It’s the time of year where I’m rubbing my hands together with glee – when I’m not glued to the internet looking up race schedules, elevation charts and considering the prospect of new bling.

Apologies if you’re not a runner, you’re probably going to think I’m crazy if you make it past the next sentence, but I really love picking out the events that I’ll train for at the beginning of each year.
Add the fact that this is my first “real” running year in the US, assuming my visa renewal is approved (fingers glued in the crossed position), and I’m excited. There are so many awesome events to choose from here and they span the year quite well.
I usually start by compiling a list of the events that look interesting. Sites like Running in the USAΒ and Australian Running Calendar are great because they give you a starting point and you can even look interstate if you’re planning a holiday and want to run while you’re there.
The tough part is whittling the list down. There are so many variables to consider:
  • Ongoing injuries
  • Training time
  • Recovery time
  • Will you want to race or just run?
  • Will you enjoy it?

During 2017 I plan to run the Bay to Breakers, San Francisco (half) Marathon and the Rock N Roll Half Marathon San Jose. If you’re still stuck in the decision making process, read on for my thoughts on choosing the “best” races.

Ongoing Injuries

I’m getting sick of talking about it, but I have an ongoing hip injury that I’m learning to run with. It means I’m a little bit worried about being able to ramp up the training kilometres (because even though I’m here, I refuse to train in miles).

There’s no escaping the fact that Second Brother has killer calves.

That’s why the only race that I’ve locked in is the San Francisco half. We have a history and I will be bitterly disappointed if I don’t get to run it this year. I’m keeping an open mind about the other two though. It’s not worth further aggravating my injury just to be able to say that I ran three events in 2017.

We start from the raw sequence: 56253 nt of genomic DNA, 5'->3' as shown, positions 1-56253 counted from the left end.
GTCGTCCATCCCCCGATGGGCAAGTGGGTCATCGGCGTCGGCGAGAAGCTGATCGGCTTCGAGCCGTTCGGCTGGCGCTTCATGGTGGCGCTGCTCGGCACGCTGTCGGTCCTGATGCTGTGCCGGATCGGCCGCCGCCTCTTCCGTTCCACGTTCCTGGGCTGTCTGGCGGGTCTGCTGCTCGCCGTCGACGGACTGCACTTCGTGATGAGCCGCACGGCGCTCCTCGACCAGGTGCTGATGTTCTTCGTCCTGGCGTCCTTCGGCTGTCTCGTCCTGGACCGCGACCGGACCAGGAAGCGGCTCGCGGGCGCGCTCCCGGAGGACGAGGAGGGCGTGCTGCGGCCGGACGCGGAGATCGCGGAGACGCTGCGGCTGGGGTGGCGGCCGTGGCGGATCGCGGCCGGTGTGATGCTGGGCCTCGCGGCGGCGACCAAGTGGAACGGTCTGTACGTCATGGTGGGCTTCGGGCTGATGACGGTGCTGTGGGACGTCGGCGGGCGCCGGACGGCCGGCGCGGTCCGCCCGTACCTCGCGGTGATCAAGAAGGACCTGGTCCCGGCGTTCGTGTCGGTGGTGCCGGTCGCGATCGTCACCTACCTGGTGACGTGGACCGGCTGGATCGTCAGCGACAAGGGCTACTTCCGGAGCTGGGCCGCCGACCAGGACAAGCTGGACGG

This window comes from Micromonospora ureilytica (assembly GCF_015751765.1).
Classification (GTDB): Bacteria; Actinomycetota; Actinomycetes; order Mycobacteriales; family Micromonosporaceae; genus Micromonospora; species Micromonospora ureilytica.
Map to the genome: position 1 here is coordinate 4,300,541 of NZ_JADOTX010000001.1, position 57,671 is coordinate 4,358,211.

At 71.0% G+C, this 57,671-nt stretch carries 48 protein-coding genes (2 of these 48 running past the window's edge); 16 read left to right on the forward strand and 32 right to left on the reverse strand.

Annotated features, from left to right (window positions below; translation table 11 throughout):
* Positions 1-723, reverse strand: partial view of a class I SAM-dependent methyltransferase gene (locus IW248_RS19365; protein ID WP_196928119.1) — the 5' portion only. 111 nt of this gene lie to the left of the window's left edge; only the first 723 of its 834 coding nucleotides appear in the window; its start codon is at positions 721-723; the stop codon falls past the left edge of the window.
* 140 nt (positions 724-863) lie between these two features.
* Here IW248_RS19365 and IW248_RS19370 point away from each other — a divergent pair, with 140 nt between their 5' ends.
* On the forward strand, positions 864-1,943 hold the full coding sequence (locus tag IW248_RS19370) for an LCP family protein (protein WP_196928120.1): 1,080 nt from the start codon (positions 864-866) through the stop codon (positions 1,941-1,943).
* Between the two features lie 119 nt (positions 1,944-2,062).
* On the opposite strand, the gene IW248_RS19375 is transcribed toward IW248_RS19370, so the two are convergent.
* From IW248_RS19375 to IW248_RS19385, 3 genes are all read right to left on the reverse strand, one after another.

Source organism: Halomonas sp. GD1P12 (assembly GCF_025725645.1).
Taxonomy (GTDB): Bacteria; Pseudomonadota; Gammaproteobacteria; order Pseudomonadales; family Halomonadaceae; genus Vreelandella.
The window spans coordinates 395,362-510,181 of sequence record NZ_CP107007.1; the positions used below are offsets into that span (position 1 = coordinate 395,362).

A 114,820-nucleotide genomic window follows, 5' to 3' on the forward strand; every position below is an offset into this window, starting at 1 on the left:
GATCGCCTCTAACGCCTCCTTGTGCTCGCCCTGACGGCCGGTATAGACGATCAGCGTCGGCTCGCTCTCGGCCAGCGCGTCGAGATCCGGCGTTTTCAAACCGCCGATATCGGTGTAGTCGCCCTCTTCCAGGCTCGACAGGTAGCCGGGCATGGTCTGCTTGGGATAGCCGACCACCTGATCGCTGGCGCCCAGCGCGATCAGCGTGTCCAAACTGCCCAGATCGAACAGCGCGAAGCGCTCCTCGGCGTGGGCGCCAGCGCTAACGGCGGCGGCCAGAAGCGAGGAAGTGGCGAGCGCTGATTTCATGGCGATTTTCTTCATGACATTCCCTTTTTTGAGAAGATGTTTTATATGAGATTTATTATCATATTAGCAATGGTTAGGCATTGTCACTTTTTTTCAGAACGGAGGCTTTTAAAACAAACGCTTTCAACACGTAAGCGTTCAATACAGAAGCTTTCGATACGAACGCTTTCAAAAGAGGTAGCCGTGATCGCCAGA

It’s also why I’ve chosen events that are as spaced out as they are. Purely to give me some time to rest and recover from anything unexpected that pops up.

Training Time

It’s always good to have a solid base to work off before you begin your 12-week training cycle but, if you’re like me, there also needs to be some recuperation time between cycles. Your muscles need a rest to prepare it for the next round of tortureΒ fun you’re going to put it through.

Don’t forget to factor the rest time in between events. Obviously it doesn’t mean you have to stop running altogether for those couple of weeks, but your muscles will appreciate some shorter, easy-paced jaunts.

The 2019 Australian Budget for expats

Training time plays a big part in deciding which distances to sign up for. If you’re in for a year with a lot of changes or you know that you won’t have a tonne of training time up your sleeve, you probably shouldn’t sign up for an ultra or a full marathon. You’ll need at least three hours to dedicate to some of your long runs and that can time can be tough to eck out in one block.

Recovery Time

What’s your recovery time like? Does your body take a little longer than others to rid itself of muscle-pain after a particularly long run?
If you’re not completely new to others, you know your own body. Don’t compare yourself to other runners – if I’ve learnt anything from running it’s that you’re in your own race, with your own set of circumstances.

To Race Or To Run?

You might be wondering what the difference is. Trust me, there’s a huge difference between the two.

Racing means having a goal finish time in mind, with a plan b and c times in case things go pear-shaped. You push yourself that tiny bit harder during speed sessions because you’ve got that magic PB in your mind that you want to beat.

Entering a race to run it is a much more relaxed affair. Sure, you still train to be able to go the distance and you probably still do speed work and all the rest, but you’re not running to specific splits.

Racing is great because you get that sense of accomplishment at the end when you achieve something that you weren’t quite sure was possible but running, enjoying the event atmosphere and taking in the views can be just as fun.

Is It Fun?

For me, the whole process has to be fun. Sure, I’m not always excited to hop out of bed in the dark to go for a run but I need to be excited about the overall journey for it to work.
If you’re halfway through marathon training and you’re absolutely miserable (it happens), then you should take some time to reassess your goals. Does the end justify the means? If it’s all getting to be a little too much, then there’s no reason why you can’t switch down to a shorter event distance.
The whole point of it is to have fun while keeping fit, not to make yourself utterly miserable. Remember that!

What are you 2017 event plans? How did you decide on what you’d run and when?

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